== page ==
When planning a holiday, you must always consider how you will get help if you have concerns about your child's pump. You will need to have access to medical help that has knowledge of the pump, and you must know the emergency services number to call if you are travelling to another country. Talk with your baclofen nurse or doctor if you are planning a holiday.

    Key points to remember

    • Intrathecal baclofen is a medicine that relaxes muscles. The medicine is given into the space around the spinal cord, using a pump that is implanted in your child’s abdomen.
    • Intrathecal baclofen works differently for every child. Your doctors cannot predict exactly how your child might respond to the therapy.
    • Your child needs a thorough assessment to decide if baclofen is suitable for your child and family, and will have a trial before going ahead with the treatment.
    • Complications from an intrathecal baclofen pump are rare, but you must be aware of what can happen. Contact your baclofen doctor if you are concerned.
    • Always tell every medical person caring for your child that your child has a baclofen pump.

    For more information

    Common questions our doctors are asked

    How long will it take for my child to recover from the operation to implant the pump?

    Your child will have to remain lying down in bed for at least 48 hours after the operation. After that, your child will be gradually helped to sit up. If normally able to, your child can get out of bed once they get used to sitting up again. If there are no complications and your child is feeling well, they should be able to go home about five to seven days after the operation. Your child's doctor will discuss this with you.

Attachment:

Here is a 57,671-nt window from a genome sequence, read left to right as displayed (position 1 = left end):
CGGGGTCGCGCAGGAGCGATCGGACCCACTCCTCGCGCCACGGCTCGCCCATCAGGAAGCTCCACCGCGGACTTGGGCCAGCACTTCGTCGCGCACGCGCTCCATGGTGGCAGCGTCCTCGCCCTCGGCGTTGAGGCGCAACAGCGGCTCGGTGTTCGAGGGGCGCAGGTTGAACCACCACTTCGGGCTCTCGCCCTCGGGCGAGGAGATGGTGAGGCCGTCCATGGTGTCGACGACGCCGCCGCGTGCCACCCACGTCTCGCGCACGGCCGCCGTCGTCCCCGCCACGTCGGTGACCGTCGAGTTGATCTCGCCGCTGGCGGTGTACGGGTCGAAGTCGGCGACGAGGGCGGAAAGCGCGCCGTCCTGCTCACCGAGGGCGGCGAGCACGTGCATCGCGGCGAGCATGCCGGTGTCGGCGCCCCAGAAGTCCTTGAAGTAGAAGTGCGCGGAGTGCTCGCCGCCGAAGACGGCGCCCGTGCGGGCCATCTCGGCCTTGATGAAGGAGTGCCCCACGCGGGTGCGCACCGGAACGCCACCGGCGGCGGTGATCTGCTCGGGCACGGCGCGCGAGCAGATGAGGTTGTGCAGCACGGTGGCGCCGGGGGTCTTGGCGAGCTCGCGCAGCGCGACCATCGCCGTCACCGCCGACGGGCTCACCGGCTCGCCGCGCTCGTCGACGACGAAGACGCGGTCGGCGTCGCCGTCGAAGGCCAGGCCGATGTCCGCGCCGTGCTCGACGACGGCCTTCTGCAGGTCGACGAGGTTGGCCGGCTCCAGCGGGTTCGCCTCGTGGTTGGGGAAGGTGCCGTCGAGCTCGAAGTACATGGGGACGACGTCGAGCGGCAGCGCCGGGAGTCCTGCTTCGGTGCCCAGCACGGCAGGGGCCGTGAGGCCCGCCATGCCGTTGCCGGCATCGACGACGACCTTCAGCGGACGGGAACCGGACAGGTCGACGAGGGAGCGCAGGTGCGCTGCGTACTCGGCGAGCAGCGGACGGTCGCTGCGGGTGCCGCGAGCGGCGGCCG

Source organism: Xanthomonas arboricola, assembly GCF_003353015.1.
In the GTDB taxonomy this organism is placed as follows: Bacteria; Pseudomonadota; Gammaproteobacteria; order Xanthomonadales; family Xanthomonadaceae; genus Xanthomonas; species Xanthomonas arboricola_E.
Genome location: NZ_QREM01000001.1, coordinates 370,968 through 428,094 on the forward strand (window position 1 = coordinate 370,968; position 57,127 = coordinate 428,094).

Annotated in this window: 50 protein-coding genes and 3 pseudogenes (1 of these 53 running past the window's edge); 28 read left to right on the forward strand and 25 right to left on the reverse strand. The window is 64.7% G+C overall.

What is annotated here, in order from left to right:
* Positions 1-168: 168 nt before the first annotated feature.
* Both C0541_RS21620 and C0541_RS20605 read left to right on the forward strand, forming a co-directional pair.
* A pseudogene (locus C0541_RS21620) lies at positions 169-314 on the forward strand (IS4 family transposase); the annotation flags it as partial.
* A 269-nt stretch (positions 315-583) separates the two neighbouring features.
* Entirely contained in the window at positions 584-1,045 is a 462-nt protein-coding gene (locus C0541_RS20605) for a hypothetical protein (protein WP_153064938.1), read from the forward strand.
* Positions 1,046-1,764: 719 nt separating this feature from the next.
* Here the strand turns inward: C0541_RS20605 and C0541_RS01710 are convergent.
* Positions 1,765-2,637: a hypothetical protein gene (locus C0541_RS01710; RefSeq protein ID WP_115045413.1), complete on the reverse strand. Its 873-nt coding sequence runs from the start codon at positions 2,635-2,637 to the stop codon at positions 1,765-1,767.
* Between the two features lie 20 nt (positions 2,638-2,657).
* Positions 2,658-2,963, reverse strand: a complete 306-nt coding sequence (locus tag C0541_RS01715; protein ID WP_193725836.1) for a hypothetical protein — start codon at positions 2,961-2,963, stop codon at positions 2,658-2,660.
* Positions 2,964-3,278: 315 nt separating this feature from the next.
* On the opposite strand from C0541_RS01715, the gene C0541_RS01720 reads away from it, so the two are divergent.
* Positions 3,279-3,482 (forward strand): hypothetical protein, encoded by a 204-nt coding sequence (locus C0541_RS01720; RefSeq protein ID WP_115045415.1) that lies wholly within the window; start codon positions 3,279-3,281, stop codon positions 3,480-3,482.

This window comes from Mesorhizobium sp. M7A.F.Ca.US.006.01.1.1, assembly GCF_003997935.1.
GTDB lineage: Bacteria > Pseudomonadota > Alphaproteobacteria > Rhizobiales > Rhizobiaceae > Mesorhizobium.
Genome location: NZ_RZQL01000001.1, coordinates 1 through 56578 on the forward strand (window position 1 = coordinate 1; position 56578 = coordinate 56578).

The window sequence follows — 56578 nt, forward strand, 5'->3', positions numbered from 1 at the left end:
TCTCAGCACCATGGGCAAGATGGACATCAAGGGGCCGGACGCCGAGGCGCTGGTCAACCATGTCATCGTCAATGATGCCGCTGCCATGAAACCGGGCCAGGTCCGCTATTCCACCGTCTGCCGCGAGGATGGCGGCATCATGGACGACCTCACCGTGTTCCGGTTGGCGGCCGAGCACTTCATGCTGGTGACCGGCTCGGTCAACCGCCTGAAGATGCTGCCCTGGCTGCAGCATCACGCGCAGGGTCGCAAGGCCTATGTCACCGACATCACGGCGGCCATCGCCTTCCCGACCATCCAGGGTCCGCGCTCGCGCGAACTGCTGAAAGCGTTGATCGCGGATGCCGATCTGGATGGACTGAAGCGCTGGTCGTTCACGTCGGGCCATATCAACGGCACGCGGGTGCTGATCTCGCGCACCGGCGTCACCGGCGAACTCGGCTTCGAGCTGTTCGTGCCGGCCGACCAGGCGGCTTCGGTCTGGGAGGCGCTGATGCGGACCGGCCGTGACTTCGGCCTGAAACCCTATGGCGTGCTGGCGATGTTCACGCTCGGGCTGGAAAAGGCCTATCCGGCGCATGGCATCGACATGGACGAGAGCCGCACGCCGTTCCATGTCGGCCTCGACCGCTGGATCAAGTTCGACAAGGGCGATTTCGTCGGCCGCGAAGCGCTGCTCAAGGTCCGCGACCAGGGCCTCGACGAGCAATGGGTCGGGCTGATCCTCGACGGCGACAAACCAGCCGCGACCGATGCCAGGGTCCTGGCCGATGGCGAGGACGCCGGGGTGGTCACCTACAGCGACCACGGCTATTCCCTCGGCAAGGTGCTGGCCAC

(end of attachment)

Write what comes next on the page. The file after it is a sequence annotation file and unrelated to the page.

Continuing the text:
Can my child still go swimming, have spas and baths once the pump is implanted?

    Your child can usually go swimming and have baths six weeks after the pump is implanted. This is provided the wound has healed and the neurosurgeon has said it is OK to do so. Spa baths should be set to the maximum temperature of 39ºC. Saunas should be avoided.

    Can my child play sport with the pump in?

    Your child should not play heavy contact sports as the pump may be knocked out of place. Non-contact sports are fine.  Your child may need to wear some protective padding to cover the area around the pump. Discuss this with your baclofen doctor.

    How long will the pump last?

    The battery on the pump lasts about five to seven years. At this time your child will need another operation to replace the pump.

    Developed by The Royal Children's Hospital Developmental Medicine, Neurosurgery, Paediatric Rehabilitation, Orthopaedics and Physiotherapy departments. We acknowledge the input of RCH consumers and carers.

    Reviewed October 2018.

    This information is awaiting routine review. Please always seek the most recent advice from a registered and practising clinician.